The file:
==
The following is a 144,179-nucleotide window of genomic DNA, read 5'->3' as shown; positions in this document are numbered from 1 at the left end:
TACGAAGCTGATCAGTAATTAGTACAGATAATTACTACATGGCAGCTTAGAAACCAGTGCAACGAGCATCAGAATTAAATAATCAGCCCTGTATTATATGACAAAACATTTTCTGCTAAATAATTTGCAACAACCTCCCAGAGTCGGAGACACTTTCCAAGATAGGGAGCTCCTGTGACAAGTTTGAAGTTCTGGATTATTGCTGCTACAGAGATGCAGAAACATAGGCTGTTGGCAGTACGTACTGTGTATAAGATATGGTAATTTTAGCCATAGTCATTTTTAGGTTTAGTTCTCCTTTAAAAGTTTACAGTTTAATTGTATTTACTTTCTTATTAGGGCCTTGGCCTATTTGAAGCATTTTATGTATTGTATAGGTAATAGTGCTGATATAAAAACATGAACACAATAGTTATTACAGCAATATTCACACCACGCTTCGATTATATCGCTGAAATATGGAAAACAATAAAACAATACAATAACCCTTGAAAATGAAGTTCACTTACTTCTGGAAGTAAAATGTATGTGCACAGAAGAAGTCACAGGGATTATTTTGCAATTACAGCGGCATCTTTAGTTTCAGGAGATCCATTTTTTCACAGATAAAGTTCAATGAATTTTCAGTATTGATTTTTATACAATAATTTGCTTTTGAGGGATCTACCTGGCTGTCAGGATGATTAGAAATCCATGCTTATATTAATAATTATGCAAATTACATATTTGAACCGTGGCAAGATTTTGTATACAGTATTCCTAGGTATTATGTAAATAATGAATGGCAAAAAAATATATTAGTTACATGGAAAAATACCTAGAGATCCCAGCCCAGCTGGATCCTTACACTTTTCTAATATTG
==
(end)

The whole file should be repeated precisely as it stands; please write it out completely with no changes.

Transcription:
The following is a 144,179-nucleotide window of genomic DNA, read 5'->3' as shown; positions in this document are numbered from 1 at the left end:
TACGAAGCTGATCAGTAATTAGTACAGATAATTACTACATGGCAGCTTAGAAACCAGTGCAACGAGCATCAGAATTAAATAATCAGCCCTGTATTATATGACAAAACATTTTCTGCTAAATAATTTGCAACAACCTCCCAGAGTCGGAGACACTTTCCAAGATAGGGAGCTCCTGTGACAAGTTTGAAGTTCTGGATTATTGCTGCTACAGAGATGCAGAAACATAGGCTGTTGGCAGTACGTACTGTGTATAAGATATGGTAATTTTAGCCATAGTCATTTTTAGGTTTAGTTCTCCTTTAAAAGTTTACAGTTTAATTGTATTTACTTTCTTATTAGGGCCTTGGCCTATTTGAAGCATTTTATGTATTGTATAGGTAATAGTGCTGATATAAAAACATGAACACAATAGTTATTACAGCAATATTCACACCACGCTTCGATTATATCGCTGAAATATGGAAAACAATAAAACAATACAATAACCCTTGAAAATGAAGTTCACTTACTTCTGGAAGTAAAATGTATGTGCACAGAAGAAGTCACAGGGATTATTTTGCAATTACAGCGGCATCTTTAGTTTCAGGAGATCCATTTTTTCACAGATAAAGTTCAATGAATTTTCAGTATTGATTTTTATACAATAATTTGCTTTTGAGGGATCTACCTGGCTGTCAGGATGATTAGAAATCCATGCTTATATTAATAATTATGCAAATTACATATTTGAACCGTGGCAAGATTTTGTATACAGTATTCCTAGGTATTATGTAAATAATGAATGGCAAAAAAATATATTAGTTACATGGAAAAATACCTAGAGATCCCAGCCCAGCTGGATCCTTACACTTTTCTAATATTG